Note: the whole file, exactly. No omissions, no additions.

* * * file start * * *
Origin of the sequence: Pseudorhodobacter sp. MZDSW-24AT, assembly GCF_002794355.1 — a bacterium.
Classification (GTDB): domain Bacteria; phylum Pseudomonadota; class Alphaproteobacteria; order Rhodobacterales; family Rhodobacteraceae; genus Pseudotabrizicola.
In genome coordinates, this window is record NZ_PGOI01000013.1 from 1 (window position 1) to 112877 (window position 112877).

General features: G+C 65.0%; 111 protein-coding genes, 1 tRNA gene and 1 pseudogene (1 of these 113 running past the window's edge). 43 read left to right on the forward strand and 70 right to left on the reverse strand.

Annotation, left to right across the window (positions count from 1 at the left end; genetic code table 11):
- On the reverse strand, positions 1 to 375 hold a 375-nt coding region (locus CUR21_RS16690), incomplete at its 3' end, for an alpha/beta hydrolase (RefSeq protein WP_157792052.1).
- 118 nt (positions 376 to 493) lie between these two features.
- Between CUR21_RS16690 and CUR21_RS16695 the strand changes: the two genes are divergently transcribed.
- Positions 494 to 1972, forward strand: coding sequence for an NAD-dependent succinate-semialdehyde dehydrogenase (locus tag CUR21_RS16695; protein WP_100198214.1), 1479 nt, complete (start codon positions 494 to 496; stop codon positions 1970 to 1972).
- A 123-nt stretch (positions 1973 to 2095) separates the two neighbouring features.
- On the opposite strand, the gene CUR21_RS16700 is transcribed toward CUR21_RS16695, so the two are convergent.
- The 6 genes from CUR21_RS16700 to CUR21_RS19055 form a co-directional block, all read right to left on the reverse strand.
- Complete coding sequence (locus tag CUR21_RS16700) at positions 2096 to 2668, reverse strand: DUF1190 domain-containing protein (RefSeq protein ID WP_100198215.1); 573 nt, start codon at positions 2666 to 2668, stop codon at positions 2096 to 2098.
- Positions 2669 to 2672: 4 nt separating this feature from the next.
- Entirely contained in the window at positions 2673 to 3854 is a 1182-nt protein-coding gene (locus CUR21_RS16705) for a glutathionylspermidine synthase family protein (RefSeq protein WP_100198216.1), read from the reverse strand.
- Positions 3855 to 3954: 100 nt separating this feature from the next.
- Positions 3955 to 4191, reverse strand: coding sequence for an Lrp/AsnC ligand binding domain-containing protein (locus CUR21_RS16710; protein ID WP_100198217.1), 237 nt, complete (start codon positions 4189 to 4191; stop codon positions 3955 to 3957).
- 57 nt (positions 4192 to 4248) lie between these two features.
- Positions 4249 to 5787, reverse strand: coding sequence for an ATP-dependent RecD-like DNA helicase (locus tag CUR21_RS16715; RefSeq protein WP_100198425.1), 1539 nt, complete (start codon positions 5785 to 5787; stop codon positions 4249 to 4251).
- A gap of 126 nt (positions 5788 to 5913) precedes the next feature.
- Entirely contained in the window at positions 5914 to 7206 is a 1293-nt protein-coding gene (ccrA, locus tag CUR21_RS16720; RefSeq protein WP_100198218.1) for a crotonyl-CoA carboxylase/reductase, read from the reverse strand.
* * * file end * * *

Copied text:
Origin of the sequence: Pseudorhodobacter sp. MZDSW-24AT, assembly GCF_002794355.1 — a bacterium.
Classification (GTDB): domain Bacteria; phylum Pseudomonadota; class Alphaproteobacteria; order Rhodobacterales; family Rhodobacteraceae; genus Pseudotabrizicola.
In genome coordinates, this window is record NZ_PGOI01000013.1 from 1 (window position 1) to 112877 (window position 112877).

General features: G+C 65.0%; 111 protein-coding genes, 1 tRNA gene and 1 pseudogene (1 of these 113 running past the window's edge). 43 read left to right on the forward strand and 70 right to left on the reverse strand.

Annotation, left to right across the window (positions count from 1 at the left end; genetic code table 11):
- On the reverse strand, positions 1 to 375 hold a 375-nt coding region (locus CUR21_RS16690), incomplete at its 3' end, for an alpha/beta hydrolase (RefSeq protein WP_157792052.1).
- 118 nt (positions 376 to 493) lie between these two features.
- Between CUR21_RS16690 and CUR21_RS16695 the strand changes: the two genes are divergently transcribed.
- Positions 494 to 1972, forward strand: coding sequence for an NAD-dependent succinate-semialdehyde dehydrogenase (locus tag CUR21_RS16695; protein WP_100198214.1), 1479 nt, complete (start codon positions 494 to 496; stop codon positions 1970 to 1972).
- A 123-nt stretch (positions 1973 to 2095) separates the two neighbouring features.
- On the opposite strand, the gene CUR21_RS16700 is transcribed toward CUR21_RS16695, so the two are convergent.
- The 6 genes from CUR21_RS16700 to CUR21_RS19055 form a co-directional block, all read right to left on the reverse strand.
- Complete coding sequence (locus tag CUR21_RS16700) at positions 2096 to 2668, reverse strand: DUF1190 domain-containing protein (RefSeq protein ID WP_100198215.1); 573 nt, start codon at positions 2666 to 2668, stop codon at positions 2096 to 2098.
- Positions 2669 to 2672: 4 nt separating this feature from the next.
- Entirely contained in the window at positions 2673 to 3854 is a 1182-nt protein-coding gene (locus CUR21_RS16705) for a glutathionylspermidine synthase family protein (RefSeq protein WP_100198216.1), read from the reverse strand.
- Positions 3855 to 3954: 100 nt separating this feature from the next.
- Positions 3955 to 4191, reverse strand: coding sequence for an Lrp/AsnC ligand binding domain-containing protein (locus CUR21_RS16710; protein ID WP_100198217.1), 237 nt, complete (start codon positions 4189 to 4191; stop codon positions 3955 to 3957).
- 57 nt (positions 4192 to 4248) lie between these two features.
- Positions 4249 to 5787, reverse strand: coding sequence for an ATP-dependent RecD-like DNA helicase (locus tag CUR21_RS16715; RefSeq protein WP_100198425.1), 1539 nt, complete (start codon positions 5785 to 5787; stop codon positions 4249 to 4251).
- A gap of 126 nt (positions 5788 to 5913) precedes the next feature.
- Entirely contained in the window at positions 5914 to 7206 is a 1293-nt protein-coding gene (ccrA, locus tag CUR21_RS16720; RefSeq protein WP_100198218.1) for a crotonyl-CoA carboxylase/reductase, read from the reverse strand.